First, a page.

Everywhere else is super hardcore. El Paso is so far west, it feels like it’s in New Mexico or Mexico really. No one in El Paso has that Texas accent. Because El Paso is a little isolated, it kept us focused on what we were doing, which was writing music, getting better at playing music, and getting better at playing songs. El Paso is a good place for that; there’s not a lot to do. Though I’m not complaining, it’s actually refreshing, especially coming home from tour.




What do you like most about your fan base?

I guess that they are all more involved with it. It’s great to know people come out and enjoy it. We’re kinda just playing stuff. Not to say we don’t like dancing and stuff. If we can dance to it, then others can, too.

What kind of influences did you have growing up and playing music?

I guess early on a lot of older rock like Pink Floyd and Led Zeppelin, a lot of hip-hop like Gang Starr, A Tribe Called Quest and Black Star as well, they just influenced our kind of style, just because hip hop is sample based off those old records we used to listen to. So, it just goes hand in hand in a way.

The Latin influences are subtle in Zechs, is this on purpose or purely subconscious?

It’s subconscious. It’s the way you said, it’s subtle and the way it comes up because we all contribute something to the songs. It’s not so firmly planted in the Latin genre. I guess a lot of that is because, all of us, we all fell into the hip-hop phase. I mean it was the only thing that we listened to, that comes out a little more in our rock kind of music.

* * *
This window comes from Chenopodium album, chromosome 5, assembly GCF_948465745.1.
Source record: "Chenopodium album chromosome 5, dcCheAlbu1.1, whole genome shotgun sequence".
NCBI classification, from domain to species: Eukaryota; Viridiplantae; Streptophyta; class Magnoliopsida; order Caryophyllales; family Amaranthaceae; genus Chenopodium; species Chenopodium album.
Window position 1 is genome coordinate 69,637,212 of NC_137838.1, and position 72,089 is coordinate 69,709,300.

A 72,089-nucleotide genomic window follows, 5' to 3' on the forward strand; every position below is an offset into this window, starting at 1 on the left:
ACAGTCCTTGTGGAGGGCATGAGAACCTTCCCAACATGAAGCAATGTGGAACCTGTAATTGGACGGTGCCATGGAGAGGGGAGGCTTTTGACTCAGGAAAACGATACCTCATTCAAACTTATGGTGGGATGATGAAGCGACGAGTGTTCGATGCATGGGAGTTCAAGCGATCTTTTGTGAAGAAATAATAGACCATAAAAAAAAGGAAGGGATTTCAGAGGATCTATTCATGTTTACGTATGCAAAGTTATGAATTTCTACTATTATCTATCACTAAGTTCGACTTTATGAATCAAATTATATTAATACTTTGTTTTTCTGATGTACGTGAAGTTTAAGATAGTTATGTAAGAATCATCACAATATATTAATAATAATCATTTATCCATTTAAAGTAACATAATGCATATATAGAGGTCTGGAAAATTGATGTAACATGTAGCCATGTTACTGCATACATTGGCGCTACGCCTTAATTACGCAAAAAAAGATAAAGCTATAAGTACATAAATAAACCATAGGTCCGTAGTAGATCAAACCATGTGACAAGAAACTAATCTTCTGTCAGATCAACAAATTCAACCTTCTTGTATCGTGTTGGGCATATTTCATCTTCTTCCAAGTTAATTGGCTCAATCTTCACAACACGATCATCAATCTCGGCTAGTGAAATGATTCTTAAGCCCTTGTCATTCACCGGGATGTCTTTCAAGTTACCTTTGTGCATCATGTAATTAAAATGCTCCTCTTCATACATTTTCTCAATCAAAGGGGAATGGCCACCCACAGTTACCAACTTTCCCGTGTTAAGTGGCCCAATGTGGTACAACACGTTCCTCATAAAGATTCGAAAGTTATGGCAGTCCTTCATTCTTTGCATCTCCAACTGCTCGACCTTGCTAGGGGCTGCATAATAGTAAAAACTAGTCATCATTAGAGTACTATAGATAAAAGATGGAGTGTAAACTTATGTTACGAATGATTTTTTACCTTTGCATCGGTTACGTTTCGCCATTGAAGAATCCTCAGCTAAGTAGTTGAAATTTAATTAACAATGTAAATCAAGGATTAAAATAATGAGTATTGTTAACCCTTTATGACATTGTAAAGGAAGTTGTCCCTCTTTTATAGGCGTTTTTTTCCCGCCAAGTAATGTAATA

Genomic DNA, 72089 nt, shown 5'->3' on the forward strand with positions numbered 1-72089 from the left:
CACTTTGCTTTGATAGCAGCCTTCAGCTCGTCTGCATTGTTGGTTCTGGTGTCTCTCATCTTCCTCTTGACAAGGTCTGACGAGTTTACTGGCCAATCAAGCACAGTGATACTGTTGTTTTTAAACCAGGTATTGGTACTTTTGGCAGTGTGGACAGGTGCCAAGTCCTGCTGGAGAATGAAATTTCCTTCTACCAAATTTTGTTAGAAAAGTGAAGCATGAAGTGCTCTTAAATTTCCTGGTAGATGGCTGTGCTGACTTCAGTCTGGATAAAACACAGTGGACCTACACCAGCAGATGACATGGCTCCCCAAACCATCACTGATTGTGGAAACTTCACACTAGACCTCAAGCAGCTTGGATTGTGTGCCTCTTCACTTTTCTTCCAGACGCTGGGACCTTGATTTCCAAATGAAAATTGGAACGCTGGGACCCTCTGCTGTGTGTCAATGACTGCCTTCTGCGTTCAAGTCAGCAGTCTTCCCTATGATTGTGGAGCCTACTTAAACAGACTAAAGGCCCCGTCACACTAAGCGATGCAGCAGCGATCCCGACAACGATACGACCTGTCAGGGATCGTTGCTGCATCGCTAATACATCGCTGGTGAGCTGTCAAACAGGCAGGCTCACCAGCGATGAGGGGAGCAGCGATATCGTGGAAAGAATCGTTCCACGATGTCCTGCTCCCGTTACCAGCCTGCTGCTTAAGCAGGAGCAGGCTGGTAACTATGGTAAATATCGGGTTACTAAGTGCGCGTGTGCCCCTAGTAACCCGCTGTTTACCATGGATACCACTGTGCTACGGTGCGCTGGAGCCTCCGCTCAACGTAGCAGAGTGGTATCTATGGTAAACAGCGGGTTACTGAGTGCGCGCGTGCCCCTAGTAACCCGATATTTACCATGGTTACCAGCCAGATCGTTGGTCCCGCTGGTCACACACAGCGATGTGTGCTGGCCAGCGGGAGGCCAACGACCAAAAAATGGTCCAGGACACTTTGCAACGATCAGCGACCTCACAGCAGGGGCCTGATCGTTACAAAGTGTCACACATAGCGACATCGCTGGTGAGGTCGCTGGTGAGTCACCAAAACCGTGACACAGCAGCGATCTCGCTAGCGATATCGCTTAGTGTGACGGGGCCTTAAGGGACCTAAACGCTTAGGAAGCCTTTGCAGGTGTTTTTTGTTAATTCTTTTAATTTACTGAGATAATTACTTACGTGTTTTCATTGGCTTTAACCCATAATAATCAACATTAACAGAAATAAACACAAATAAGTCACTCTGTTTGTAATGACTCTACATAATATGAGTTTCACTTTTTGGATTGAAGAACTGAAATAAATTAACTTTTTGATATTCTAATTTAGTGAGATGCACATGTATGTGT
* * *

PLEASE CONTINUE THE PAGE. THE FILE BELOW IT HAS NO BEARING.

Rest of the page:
How have you guys grown together as a band and as individual musicians?

I guess because the older we get the more we’re learning, so it makes it, I don’t want to say easier, because it doesn’t, but in a way it does. When we were younger, it was always that younger-brother-is-a-little-embarrassed-playing-with-the-older-brother embarrassment. When we got passed that then it got better. It’s definitely fun because as weird or corny as it sounds, there is definitely a connection there. It comes out in weird ways at different times and it’s a really good thing I enjoy it.

What did you start playing first? Did you go with power cords when you were younger or did you have a different sort of progression?

Marcel and I grew up playing together. Hip-hop and reggae were always huge influences for us, just because being a drummer and a bass player and the way the drumming is and how it works with the bass lines. We come from a more jazz-blues background. Our sound was probably bassier before, now we’ve learned to play with melodies and harmonies and learn how to cut all the fat from the songs. There has definitely been that progression but we were never into power cords all that much.

What kind of music do you like and what are you listening to now?

I like most genres, but newer country I just can’t do. I’ve been listening to a lot of old soul bands, a lot of Isaac Hayes, James Brown, even some David Axelrod. Mostly things that aren’t too heavy. I haven’t really thought about it, lately I just leave the iPod on shuffle. But when I do pick records I have been listening to soul.

Did you do anything in New York while you were there?

We went out for some sushi after the show. Whenever we come to New York we just kinda walk around the place, place to place, no specific mission, no final objective.